For all its faults, you could hardly accuse Warren Spector’s Epic Mickey of playing it safe. Its dark, twisted vision dared to scratch away the colourful surface of Walt’s world to reveal the rotting black heart pulsing beneath. This startling treatment of a pop icon – and the novelty of its unusual setting, the Cartoon Wasteland – carried Epic Mickey a long way past the reasonable complaints about its errant camera, awkward exploration and simplistic quest design.
How disappointing, then, that Junction Point should steer this sequel into gentler waters, all while making the same mistakes as last time. The camera might not be quite as wayward as in the Wii game, but it remains a bitter irony that a game developed in collaboration with the world’s most famous animation house should have such issues framing its action effectively. An unreliable double-jump hardly helps matters, contributing to a persistent feeling that exploration is more laborious than it really should be.
Of course, as the title suggests, Mickey isn’t alone this time. Oswald The Lucky Rabbit, the antagonist for much of the first game, is his unlikely companion as the pair attempt to uncover the secret behind a series of quakes that threaten to tear the Wasteland apart. Though the two rivals eventually settled their differences, it’s still odd to see them team up, their seething resentment apparently entirely forgotten.
Indeed, the tone is generally much lighter, a shift perhaps dictated by commercial concerns. Yet if the desire was to create something more family-friendly, it’s too inconsistent to work. There are moments here, particularly where the game’s mechanical menagerie is concerned, when it’s too dark for the very young, and the gloomy environments sit uncomfortably next to the whimsy elsewhere. Worse still, the dialogue has no zip, the humour has no punch, and the musical numbers are unforgivably poor for a Disney production.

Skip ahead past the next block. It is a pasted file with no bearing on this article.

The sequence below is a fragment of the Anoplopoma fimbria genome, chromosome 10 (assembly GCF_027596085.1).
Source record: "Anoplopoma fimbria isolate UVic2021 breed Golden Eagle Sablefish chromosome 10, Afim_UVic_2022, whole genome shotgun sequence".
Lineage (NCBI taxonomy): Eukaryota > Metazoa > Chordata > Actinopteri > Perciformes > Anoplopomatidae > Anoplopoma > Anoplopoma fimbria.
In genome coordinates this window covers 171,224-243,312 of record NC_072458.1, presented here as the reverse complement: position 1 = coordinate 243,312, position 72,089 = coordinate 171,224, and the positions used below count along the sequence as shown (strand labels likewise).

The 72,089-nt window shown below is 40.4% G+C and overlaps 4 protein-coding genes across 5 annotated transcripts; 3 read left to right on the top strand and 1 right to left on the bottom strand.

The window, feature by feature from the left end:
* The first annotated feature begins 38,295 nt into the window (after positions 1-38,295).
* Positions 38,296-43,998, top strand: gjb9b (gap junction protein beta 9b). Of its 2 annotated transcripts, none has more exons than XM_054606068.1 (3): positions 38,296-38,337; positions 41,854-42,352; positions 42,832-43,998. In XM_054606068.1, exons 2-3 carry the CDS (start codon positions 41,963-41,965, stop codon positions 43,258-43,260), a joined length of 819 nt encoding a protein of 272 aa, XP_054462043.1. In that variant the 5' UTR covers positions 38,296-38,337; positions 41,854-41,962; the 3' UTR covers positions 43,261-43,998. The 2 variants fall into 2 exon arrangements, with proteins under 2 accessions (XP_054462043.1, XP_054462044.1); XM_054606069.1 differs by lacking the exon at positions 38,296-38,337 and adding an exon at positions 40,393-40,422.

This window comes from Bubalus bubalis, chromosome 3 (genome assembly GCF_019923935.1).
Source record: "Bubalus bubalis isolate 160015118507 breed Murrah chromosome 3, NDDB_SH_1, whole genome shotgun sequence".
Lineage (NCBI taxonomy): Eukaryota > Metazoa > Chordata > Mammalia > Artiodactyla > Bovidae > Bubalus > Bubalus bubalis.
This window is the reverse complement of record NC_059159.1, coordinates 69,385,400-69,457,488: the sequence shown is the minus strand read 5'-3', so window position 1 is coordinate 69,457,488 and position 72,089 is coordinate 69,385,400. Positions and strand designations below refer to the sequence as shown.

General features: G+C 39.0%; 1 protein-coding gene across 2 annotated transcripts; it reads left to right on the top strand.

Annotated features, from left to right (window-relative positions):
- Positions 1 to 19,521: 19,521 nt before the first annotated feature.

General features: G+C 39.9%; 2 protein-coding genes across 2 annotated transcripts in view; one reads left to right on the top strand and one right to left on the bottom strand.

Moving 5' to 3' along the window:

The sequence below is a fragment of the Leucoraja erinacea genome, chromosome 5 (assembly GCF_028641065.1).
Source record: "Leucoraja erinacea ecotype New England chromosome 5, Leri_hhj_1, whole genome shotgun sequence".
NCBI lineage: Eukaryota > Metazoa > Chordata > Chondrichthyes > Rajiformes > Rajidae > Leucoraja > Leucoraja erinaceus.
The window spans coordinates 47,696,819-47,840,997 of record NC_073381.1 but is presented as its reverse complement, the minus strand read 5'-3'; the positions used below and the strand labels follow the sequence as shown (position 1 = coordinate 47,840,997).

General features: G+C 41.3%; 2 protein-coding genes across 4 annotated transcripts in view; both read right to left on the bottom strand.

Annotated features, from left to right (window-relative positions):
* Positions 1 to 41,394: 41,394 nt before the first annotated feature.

That might not be such a problem had the developer managed to meaningfully expand upon the first game’s ideas. Mickey again relies on paint and thinner to respectively create or destroy, but there’s precious little development beyond the introduction of invisible ink as a stealthy option or an indelible variety to bypass corrosive hazards. New ideas do accompany Oswald – the rabbit’s remote control used to zap enemies and power machinery – but having a second character does bring problems for lone players at least. Occasionally, your AI partner will automatically assist in dealing with enemies or environmental conundrums, while at other times a prod of a button is needed to nudge him into action. On too many occasions, however, he’ll either refuse to help or be too far away to do so. Any platforming sequences that require use of Oswald’s hover ability are challenging for all the wrong reasons.